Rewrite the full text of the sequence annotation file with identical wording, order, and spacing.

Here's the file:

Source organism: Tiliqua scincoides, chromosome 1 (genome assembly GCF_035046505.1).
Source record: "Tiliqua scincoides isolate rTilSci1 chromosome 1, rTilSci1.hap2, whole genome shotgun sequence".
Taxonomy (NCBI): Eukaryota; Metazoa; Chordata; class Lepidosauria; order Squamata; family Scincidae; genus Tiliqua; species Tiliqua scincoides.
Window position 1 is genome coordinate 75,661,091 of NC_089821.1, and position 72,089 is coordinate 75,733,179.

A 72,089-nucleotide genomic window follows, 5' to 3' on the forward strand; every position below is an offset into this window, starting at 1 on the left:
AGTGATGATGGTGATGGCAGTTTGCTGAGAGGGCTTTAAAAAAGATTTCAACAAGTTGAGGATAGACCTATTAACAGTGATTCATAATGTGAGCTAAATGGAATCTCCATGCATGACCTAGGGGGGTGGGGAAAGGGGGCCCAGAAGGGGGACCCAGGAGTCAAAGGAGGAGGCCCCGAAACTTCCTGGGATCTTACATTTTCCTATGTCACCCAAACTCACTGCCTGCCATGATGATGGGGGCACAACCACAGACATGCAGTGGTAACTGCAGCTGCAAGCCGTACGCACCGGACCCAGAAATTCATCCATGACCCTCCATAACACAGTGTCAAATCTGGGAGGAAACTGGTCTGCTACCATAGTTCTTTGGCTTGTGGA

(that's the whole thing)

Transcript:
Source organism: Tiliqua scincoides, chromosome 1 (genome assembly GCF_035046505.1).
Source record: "Tiliqua scincoides isolate rTilSci1 chromosome 1, rTilSci1.hap2, whole genome shotgun sequence".
Taxonomy (NCBI): Eukaryota; Metazoa; Chordata; class Lepidosauria; order Squamata; family Scincidae; genus Tiliqua; species Tiliqua scincoides.
Window position 1 is genome coordinate 75,661,091 of NC_089821.1, and position 72,089 is coordinate 75,733,179.

A 72,089-nucleotide genomic window follows, 5' to 3' on the forward strand; every position below is an offset into this window, starting at 1 on the left:
AGTGATGATGGTGATGGCAGTTTGCTGAGAGGGCTTTAAAAAAGATTTCAACAAGTTGAGGATAGACCTATTAACAGTGATTCATAATGTGAGCTAAATGGAATCTCCATGCATGACCTAGGGGGGTGGGGAAAGGGGGCCCAGAAGGGGGACCCAGGAGTCAAAGGAGGAGGCCCCGAAACTTCCTGGGATCTTACATTTTCCTATGTCACCCAAACTCACTGCCTGCCATGATGATGGGGGCACAACCACAGACATGCAGTGGTAACTGCAGCTGCAAGCCGTACGCACCGGACCCAGAAATTCATCCATGACCCTCCATAACACAGTGTCAAATCTGGGAGGAAACTGGTCTGCTACCATAGTTCTTTGGCTTGTGGA